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HMO landlords heavily reliant on property for sole income

Half of HMO landlords say their property or portfolio is their sole source of income.

Just under 30% of landlords who took part in a mortgage lender’s survey owned an HMO property or portfolio. Some 72% of these landlords own HMO properties through a limited company. 

Half said they did not have another job and used their property or portfolio as their sole source of income.


Despite some of the complexities of managing HMOs, the survey - by Landbay - found that nearly half of the properties were self-managed by landlords, a third of whom owned portfolios with over 20 properties. 

The reason for this more DIY approach could be that the most popular size of HMO portfolio was the smallest, between four and 10 properties, with 34% falling into that category.

The survey found that the highest proportion of HMOs were in London and the South East (47%), followed by the East Midlands.

A spokesperson for Landbay says: “Our survey results show continuing confidence in HMOs. Despite proposed rental reforms and local authority licensing schemes, the market remains resilient. With an ongoing housing shortage, demand is stronger than ever for decent and fairly managed house shares.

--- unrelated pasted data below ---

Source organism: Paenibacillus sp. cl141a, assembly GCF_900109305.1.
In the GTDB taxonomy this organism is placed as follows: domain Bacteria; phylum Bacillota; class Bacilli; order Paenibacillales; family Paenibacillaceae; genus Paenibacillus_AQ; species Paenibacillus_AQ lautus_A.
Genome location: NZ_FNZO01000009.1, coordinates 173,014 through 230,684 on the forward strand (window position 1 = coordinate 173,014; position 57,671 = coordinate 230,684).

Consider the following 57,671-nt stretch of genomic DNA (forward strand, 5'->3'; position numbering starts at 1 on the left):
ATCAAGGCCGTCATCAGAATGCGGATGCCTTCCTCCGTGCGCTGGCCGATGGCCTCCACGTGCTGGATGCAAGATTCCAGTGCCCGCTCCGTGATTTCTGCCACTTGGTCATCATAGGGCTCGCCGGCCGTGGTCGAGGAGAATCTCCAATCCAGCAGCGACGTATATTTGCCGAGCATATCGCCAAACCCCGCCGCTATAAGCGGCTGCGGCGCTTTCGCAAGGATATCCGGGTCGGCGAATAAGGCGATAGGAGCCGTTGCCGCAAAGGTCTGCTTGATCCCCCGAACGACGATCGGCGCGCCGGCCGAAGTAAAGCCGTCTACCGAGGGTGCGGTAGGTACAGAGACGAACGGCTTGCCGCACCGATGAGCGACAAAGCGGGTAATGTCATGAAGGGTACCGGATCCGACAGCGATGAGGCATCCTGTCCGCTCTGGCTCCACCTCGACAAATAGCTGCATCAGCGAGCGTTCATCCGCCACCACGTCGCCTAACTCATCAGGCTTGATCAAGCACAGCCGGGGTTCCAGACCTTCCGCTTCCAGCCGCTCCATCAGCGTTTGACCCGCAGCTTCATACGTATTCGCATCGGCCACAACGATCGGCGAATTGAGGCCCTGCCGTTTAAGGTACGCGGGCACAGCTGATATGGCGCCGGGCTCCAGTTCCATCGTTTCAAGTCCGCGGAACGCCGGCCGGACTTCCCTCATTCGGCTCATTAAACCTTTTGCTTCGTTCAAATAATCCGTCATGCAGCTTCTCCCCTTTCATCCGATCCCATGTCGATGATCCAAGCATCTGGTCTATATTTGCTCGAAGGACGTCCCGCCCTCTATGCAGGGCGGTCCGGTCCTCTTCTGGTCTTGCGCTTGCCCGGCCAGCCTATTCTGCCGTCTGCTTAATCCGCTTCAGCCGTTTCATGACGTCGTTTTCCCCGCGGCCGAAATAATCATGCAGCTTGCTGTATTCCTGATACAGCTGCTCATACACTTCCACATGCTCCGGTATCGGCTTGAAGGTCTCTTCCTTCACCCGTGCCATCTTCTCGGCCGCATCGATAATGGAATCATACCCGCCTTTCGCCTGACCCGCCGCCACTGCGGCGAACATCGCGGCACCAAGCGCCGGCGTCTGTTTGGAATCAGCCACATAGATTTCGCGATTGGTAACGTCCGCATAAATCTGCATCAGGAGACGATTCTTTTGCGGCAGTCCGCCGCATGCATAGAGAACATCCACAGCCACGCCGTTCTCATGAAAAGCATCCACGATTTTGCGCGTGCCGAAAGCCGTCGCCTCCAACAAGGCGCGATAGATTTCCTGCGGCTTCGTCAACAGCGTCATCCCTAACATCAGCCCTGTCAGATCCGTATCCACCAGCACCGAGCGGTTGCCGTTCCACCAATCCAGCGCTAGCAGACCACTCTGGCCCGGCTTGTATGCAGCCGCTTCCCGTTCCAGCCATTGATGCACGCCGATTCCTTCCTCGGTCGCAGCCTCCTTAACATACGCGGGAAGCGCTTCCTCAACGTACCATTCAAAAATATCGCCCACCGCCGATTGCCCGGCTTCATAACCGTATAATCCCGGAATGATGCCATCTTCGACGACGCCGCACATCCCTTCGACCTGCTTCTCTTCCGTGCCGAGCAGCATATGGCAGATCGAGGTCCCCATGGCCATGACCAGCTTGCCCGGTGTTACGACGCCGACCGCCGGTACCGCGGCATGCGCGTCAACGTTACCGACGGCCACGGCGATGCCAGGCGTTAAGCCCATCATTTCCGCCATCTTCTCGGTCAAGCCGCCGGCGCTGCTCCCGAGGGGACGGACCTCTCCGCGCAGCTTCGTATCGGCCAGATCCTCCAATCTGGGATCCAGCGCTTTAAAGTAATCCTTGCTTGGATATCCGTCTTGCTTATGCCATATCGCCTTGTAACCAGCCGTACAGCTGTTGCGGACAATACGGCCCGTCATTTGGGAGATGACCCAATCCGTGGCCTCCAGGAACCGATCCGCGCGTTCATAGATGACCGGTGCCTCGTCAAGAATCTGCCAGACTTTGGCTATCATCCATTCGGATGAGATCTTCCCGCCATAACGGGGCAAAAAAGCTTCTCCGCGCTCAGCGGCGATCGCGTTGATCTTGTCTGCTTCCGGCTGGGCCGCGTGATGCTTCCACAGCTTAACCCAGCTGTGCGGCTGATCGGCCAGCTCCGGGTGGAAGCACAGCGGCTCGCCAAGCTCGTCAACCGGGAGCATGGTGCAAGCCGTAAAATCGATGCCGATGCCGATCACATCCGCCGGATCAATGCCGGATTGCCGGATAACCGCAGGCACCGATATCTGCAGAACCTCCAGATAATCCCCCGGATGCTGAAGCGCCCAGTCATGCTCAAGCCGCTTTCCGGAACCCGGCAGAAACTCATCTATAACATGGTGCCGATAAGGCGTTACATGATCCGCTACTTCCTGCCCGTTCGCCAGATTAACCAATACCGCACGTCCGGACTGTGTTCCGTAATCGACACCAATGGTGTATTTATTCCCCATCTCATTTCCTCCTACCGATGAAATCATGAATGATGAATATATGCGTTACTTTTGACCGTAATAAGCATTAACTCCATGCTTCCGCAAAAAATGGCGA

“HMO landlords have received a boost from falling utility bills. This means higher net rental which can make it easier to borrow a greater amount against the property’s value. In addition, council tax banding for individual rooms in shared houses has been reversed so HMOs are classed as a single dwelling as before.

“As long as investors do their research thoroughly before making the leap, HMOs can give great returns.”

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    HMO landlords have not received a boost from falling utility bills. We may just about have increased rent enough to cover the massive utility price increases we were hit with when all the small utility companies went bust and the contracts we had signed weren't honoured. I had signed up for 12 month contracts about 3 weeks before Symbio went bust. Based on the previous years kilowatt usage I had signed up for what should have been about £8000 of gas and electric for 8 bills inclusive HMOs. That instantly became over £30000 on the price cap tariff I was dumped on. Whereas utility companies could increase prices with no notice and refuse to honour contracts landlords can't do that. We can only increase rent at the end of the fixed term or annually. We can also only increase rent by what the market will stand. We can't just dream up a number we like the sound of as we will have a big void. I managed to increase a few tenants rent by around £25 to £50 a month but most were students so I couldn't do anything with those houses for nearly a year. I had to pay around £20000 more than I had budgeted into the tenancy agreements. On top of the utility price rises we have now had interest rates rises on some of our mortgages. My interest payments went up by over £30000 last year plus the extra £6000 Section 24 tax.
    Rooms that were £475 in 2021 are currently £545. An ensuite was £550 in 2021 and £650 now.